Someone is better than everyone

The definition of sound strategy is making tough choices. When the intent is to be all things to all people, the outcome is mattering to no one. It is better to focus on someone rather than everyone. To do that requires sacrifice. It means you select an audience cohort closest to the center of your most ardent user base. Then zero in on what they want and care about. Prune the rest.

In our own experience this played out to great effect when former client Sargento cheese agreed to focus on a consumer segment called The Food Adventurer. This audience of cheese lovers and heavy users care deeply about the quality of ingredients they use. They love to cook, pay attention to culinary media. They are routinely engaged on topics and content that help advance their skills in the kitchen and culinary creativity. By focusing here, Sargento created an opportunity to matter to an engaged audience of food fans, rather than speaking to everyone  (usually defined as moms with kids) across the expanse of the commodity cheese marketplace.

Make a choice, narrow the focus to those who care and are therefore listening.

Inspirational beats transactional

There is a great temptation to assume if you aren’t hitting hard on the product features and benefits, then you’re not selling effectively. But the world has changed. Gaining attention isn’t a math problem of calculating media channels to frequency of message distribution. If the relationship economy is respected, then you understand that winning permission for a conversation depends on following a different set of rules.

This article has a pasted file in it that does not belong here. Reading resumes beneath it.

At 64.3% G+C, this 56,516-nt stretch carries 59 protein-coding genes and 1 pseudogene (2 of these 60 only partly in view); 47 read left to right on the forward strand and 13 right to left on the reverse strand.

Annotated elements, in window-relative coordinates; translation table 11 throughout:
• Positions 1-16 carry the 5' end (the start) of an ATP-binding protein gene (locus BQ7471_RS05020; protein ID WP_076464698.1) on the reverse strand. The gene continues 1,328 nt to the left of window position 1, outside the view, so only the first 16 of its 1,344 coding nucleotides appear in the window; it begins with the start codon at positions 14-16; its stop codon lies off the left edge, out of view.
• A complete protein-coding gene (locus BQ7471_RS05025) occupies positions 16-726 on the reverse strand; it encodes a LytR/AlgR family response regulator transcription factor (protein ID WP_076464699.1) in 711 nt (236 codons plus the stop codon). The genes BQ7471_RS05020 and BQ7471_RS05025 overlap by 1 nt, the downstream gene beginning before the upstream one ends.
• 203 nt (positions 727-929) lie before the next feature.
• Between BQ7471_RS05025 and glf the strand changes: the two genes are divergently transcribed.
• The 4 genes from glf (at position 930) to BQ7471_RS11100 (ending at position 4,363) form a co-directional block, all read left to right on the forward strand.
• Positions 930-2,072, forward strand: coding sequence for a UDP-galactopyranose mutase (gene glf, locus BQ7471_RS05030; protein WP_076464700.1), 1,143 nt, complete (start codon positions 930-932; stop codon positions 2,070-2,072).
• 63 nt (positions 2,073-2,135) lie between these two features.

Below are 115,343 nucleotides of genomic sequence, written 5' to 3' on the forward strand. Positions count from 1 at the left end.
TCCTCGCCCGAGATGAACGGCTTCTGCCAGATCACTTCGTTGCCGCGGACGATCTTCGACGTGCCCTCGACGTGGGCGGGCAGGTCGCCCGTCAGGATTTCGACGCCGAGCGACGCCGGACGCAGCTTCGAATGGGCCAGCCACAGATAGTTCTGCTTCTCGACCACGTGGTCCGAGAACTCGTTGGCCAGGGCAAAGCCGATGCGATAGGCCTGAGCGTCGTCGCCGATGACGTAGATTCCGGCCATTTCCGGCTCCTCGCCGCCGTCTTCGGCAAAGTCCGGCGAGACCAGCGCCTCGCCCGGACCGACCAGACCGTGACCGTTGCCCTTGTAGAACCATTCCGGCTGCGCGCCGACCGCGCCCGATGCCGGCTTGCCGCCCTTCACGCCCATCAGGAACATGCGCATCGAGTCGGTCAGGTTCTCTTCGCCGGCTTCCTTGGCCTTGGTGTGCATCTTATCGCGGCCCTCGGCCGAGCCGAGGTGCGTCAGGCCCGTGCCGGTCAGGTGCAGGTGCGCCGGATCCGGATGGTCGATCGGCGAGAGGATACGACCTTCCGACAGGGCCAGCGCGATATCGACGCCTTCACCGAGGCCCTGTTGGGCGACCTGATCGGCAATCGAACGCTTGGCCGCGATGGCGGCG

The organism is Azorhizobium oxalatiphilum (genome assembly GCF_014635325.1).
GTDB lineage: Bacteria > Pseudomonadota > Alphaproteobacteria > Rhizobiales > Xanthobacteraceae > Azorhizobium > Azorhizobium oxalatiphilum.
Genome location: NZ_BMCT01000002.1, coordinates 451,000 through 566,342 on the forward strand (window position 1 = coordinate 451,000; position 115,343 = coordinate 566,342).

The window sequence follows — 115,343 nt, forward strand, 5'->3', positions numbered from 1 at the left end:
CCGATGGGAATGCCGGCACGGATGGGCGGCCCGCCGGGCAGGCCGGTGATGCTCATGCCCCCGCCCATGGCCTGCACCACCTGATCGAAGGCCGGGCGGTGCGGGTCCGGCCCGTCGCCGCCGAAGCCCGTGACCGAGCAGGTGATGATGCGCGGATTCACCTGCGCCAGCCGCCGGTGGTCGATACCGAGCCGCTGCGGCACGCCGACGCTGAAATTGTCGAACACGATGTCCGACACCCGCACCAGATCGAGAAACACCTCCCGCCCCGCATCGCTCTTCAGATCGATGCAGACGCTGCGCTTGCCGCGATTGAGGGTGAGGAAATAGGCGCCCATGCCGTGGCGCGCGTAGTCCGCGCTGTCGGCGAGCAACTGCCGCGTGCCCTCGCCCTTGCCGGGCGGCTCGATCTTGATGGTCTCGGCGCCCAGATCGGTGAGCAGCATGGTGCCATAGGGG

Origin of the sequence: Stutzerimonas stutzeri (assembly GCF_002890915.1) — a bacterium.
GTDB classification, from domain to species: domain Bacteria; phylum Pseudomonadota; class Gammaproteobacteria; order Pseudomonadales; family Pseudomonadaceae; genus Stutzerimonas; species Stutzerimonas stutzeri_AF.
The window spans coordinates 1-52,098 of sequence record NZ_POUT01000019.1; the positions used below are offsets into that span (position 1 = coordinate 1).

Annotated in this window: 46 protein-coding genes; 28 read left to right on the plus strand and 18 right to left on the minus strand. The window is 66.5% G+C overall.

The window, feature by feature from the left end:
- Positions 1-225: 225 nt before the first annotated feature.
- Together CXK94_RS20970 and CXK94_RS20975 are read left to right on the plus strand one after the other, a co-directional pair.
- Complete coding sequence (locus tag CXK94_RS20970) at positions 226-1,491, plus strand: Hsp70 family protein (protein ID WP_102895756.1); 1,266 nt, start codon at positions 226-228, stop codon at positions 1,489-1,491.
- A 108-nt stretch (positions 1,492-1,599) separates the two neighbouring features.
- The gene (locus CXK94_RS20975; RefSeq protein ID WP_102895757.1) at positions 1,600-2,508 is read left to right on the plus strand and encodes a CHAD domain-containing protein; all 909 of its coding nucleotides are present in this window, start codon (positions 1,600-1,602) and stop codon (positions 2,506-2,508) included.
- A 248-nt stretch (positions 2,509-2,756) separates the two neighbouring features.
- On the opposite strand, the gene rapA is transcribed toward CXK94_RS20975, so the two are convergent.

• Your brand voice is built around empathy and care for the passions, interests and concerns of your best customers. You understand that the role of the brand in this relationship is one of guide and coach. Your goal to help them overcome the barriers to their success and fulfillment.

Your brand becomes a source of encouragement and education. Sargento helps the home cook deliver on their passion for creativity in the kitchen. Boom – now we’re talking. Literally. Now we’re actually communicating rather than monologuing. The brand stops barking at people and begins to engage in their community and lifestyle in a useful, valuable way.

When you speak to those in your orbit that you care about, are you selling to them? Pushing self-serving messages at them? No instead you are genuinely listening and helping.

The enlightened brand building of our era begins with injecting humanity into the marketing plan by making consumers the center of it and deciding to earn a relationship based on valuable-ness.

The last word: “Every brand is now a B-corp” – Ana Andjelic, The Sociology of Business

We are in the midst of another evolutionary shift. Consumers care deeply about your values, mission and actions to address social issues like climate impact and sustainability. They care about the impact their buying decision has on the world around them. They have connected the dots between their purchases and a consequence. They want to identify and act on more sustainable choices.

You can help them do that. But be aware that substance and authenticity matter here. Your own sustainability readiness house needs to be in order before invoking solidarity with consumers on these concerns. Sustainability can’t be a message construct floating independently from policies and standards that address the company’s carbon footprint and impact on the environment. There should be clearly expressed targets and actions steps to mitigate those challenges.